What it means: Depending on how the rest of free agency plays out, Bynes could be an option to replace Karlos Dansby as Arizona’s starting inside linebacker next to Deone Bucannon. Bynes showed quickly last season his ability to absorb and master the defense. He was reliable as a backup and might be given an opportunity to increase that role in 2018.

What’s the risk: The risk is that Bynes can’t replicate his production from 2017 in 2018, and that receiving the largest contract of his career breeds complacency. Until this deal, Bynes had never made more than $775,000 in a season. His contract is for three years and worth up to $10 million. The 28-year-old missed the final two games last season with a sprained ankle, but injuries aren’t likely to be a risk.


Andre Smith, OT

The Cardinals are expected to sign offensive tackle Andre Smith, who played eight of the past nine years for the Cincinnati Bengals. Here’s a closer look at the signing:

Grade: B. Smith has a long history of injuries, having finished the 2010, 2014 and 2017 seasons on injured reserve. But if he can stay healthy and either earn a starting job or be a reliable backup, his signing could end up paying high dividends for the Cardinals.

What it means: Smith’s signing could impact the future of fellow tackle Jared Veldheer, who was Arizona’s starting right tackle last season -- the same position as Smith. Veldheer is due to make $6.5 million in 2018 with a cap hit of $10.1 million. The Cardinals would save $6.9 million and carry $3.3 million in dead money if they cut Veldheer. But it all depends on if the Cardinals view Smith as a viable option as a starting right tackle.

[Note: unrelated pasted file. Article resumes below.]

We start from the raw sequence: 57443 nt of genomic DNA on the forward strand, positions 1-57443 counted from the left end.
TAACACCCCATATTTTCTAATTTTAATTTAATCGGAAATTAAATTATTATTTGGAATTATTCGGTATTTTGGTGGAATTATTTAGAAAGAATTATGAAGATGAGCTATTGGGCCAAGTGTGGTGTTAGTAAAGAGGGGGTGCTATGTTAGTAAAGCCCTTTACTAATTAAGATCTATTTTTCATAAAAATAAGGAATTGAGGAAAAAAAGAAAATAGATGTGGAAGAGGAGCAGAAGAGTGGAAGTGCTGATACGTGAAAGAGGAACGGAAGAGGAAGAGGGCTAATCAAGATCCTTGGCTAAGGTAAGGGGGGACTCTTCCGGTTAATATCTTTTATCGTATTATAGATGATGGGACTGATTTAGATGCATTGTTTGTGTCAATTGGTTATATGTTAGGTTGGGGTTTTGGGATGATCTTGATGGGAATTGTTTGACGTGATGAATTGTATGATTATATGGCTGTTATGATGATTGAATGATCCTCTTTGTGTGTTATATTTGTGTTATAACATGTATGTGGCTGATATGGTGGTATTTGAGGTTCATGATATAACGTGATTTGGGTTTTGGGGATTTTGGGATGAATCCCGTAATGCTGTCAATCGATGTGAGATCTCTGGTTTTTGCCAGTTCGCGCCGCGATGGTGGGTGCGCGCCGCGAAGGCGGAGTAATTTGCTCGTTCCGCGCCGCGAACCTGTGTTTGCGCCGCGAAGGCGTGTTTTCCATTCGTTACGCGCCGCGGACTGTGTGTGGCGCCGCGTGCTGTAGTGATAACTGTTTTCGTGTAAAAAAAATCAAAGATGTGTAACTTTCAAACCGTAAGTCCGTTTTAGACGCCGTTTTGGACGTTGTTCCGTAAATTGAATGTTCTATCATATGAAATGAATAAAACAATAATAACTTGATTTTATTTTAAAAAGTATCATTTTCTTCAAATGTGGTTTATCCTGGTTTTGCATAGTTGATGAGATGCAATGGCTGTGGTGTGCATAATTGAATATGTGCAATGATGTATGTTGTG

What’s the risk: The risk with Smith is obvious: injuries. He missed two games last season with a knee injury, five games in 2014 with a triceps injury and eight games in 2010 with a foot injury. If the Cardinals choose to go with Smith over Veldheer and he gets injured, then they would’ve made two costly decisions.


Sam Bradford, QB

The Cardinals are expected to sign Sam Bradford, who played the past two seasons for the Minnesota Vikings. Here’s a closer look at the signing:

Grade: B-minus. The jury is still out -- and will be until the end of the season. If Bradford can stay healthy, he could be the answer the Cardinals need at quarterback. If he gets hurt -- especially early in the season -- then he could be among the worst decisions Cardinals general manager Steve Keim has made in his career.

What it means: The Cardinals needed a quarterback and got one. Now Bradford has to show he was worth the $15 million guaranteed he’s receiving from Arizona, and the only way that can truly happen is by staying healthy. But Bradford gives Arizona a veteran presence at a position where it needed experience, especially if the Cardinals draft a quarterback next month. The Cardinals will still add three more quarterbacks before training camp, but Bradford’s deal signifies he’ll be the starter in 2018 unless something drastic happens.

What’s the risk: The biggest risk with Bradford is injury. He has missed 48 of a possible 128 career games -- the equivalent of three full seasons -- including nine games in 2013 with an ACL injury, all of 2014 with another ACL injury to the same knee, and 14 games last season with a different injury to the same left knee. Another injury could possibly be career ending -- and if it happens, could impact the Cardinals’ 2018 season drastically.